Winter Pavilion MPLS MINN
of the Isles into the Grand Rounds park system creates a prominent stop along the Chain of Lakes. During the summer, the park’s trails are heavily used by bikers and runners. In the winter, the park hosts the Luminary Loppet
T O N
The objective of this project was to reconnect the visitors at Lake of the Isles with the water. The inclusion of Lake
skiing festival and also offers one of the best outdoor skating rinks in the city. The primary concept of this project Griffin Pemberton
addresses the park’s use during the winter, however the pavilion’s design remains attentive to the other seasonal
conditions by adapting its programmatic use according to the season. For example, the pavilion’s roof can be used as
a tanning bed in the summer, a storage rack in the spring, or a sledding hill in the winter.
A border of tall brush currently exists on-site, surrounding the perimeter of the lake. The vegetation is ecologically necessary to help maintain the lakeâ€™s shoreline, but it hinders any sensory connection to the water. Three individual structures were designed that connect visitors directly with the water, while minimizing any adverse affects on the lakeâ€™s shoreline. The location of the structures were determined by perceptual divisions on the site, where it appears trisected into three unique field conditions. The southern end of the park transforms into a more introverted and intimate space, while the northern end facilitates social activity. Each structureâ€™s building program was adopted and interpreted from their respective field condition; the northernmost structure contains the indoor gathering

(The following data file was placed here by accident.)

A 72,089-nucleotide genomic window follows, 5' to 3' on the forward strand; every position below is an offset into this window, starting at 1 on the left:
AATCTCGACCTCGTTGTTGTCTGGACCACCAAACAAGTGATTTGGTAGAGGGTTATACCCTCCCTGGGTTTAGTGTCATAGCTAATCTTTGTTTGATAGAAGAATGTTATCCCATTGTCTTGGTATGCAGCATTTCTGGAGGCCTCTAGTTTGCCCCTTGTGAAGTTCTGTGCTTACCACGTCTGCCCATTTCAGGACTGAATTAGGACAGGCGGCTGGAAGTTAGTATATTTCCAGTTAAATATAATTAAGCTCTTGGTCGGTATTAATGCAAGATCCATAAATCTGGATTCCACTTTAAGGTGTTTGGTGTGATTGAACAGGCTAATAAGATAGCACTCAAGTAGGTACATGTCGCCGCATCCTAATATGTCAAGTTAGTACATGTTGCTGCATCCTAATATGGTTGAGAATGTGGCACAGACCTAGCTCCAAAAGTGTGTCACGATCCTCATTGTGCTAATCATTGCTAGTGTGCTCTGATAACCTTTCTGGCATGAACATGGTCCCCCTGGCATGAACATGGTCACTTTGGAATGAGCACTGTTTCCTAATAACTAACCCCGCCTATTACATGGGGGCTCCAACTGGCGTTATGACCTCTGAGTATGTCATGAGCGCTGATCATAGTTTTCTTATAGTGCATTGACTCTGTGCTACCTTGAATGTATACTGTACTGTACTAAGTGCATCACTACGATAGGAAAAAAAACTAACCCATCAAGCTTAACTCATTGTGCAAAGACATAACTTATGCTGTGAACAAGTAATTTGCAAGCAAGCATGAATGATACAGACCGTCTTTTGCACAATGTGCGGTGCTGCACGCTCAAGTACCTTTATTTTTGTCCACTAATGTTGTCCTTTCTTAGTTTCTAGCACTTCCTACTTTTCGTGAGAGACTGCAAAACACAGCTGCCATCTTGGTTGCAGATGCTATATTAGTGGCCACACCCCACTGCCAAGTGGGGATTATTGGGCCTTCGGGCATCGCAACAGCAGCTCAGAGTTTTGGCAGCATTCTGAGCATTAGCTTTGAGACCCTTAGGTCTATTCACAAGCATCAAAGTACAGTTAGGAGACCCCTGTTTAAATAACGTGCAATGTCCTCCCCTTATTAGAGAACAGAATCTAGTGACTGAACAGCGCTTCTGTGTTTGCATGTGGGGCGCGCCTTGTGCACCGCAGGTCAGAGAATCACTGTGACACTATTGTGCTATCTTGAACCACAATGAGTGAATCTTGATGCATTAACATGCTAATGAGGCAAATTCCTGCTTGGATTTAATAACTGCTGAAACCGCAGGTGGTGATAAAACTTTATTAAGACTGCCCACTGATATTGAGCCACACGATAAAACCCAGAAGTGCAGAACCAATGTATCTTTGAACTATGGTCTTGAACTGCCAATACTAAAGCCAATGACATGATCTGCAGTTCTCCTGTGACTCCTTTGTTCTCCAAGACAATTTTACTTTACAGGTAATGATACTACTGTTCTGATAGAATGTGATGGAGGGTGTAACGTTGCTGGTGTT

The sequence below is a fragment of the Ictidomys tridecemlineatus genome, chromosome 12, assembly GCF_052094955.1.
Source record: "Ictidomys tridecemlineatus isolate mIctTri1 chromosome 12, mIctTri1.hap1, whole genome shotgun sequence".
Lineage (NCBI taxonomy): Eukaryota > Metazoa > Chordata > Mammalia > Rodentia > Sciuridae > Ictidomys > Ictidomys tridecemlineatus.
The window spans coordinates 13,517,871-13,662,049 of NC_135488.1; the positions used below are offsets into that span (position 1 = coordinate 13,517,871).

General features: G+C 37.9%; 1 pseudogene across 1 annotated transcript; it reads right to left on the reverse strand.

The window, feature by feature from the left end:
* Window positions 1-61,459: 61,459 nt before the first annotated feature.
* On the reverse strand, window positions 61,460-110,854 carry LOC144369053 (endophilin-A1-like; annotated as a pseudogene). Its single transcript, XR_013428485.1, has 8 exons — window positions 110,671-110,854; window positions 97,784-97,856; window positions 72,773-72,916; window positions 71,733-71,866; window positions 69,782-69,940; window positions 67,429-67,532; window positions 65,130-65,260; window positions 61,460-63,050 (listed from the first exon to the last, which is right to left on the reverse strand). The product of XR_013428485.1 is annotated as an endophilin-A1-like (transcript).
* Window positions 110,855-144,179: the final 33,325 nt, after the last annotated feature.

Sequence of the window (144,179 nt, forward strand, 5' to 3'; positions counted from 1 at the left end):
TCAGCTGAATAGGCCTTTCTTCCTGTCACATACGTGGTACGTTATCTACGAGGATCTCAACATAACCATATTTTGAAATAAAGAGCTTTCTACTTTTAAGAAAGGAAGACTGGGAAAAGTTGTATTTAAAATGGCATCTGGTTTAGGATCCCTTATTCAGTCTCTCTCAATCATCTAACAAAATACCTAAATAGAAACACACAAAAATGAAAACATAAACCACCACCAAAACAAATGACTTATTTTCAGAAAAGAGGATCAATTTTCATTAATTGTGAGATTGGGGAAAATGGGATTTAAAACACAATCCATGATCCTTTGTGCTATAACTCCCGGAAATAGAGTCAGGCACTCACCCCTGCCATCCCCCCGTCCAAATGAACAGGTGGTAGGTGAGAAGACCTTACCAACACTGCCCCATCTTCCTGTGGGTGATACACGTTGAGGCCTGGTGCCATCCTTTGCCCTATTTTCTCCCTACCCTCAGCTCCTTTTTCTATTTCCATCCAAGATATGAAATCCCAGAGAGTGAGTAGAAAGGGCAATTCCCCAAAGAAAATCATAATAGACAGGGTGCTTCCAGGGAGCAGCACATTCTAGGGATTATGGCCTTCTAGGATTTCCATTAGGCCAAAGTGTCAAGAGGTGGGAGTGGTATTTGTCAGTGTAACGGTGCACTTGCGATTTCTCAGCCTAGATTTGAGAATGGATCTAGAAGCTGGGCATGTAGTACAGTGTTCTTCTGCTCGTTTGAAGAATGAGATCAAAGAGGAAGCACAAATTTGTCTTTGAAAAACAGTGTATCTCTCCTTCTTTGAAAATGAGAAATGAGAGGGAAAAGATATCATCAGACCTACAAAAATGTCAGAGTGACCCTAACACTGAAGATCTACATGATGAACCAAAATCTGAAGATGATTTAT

spaces and dining areas, while the southernmost structure is a room of personal reflectance and serenity. The pavilion’s form was derived from a naturally occurring phenomenon that occurs in northern climates where sheets of ice pile up at the edges of lakes during winter wind storms. This creates a formal appearance resembling large ice sheets crawling up the lake’s shoreline. In each building, a translucent glass box punctures the form’s distinct roofline to house structure’s primary public space. As well, the entire pavilion is built using white concrete and glass to further emulate the qualities of ice. During the day the materials reflect light to create bright interior spaces, but at night the pavilion glows like illuminated ice cubes.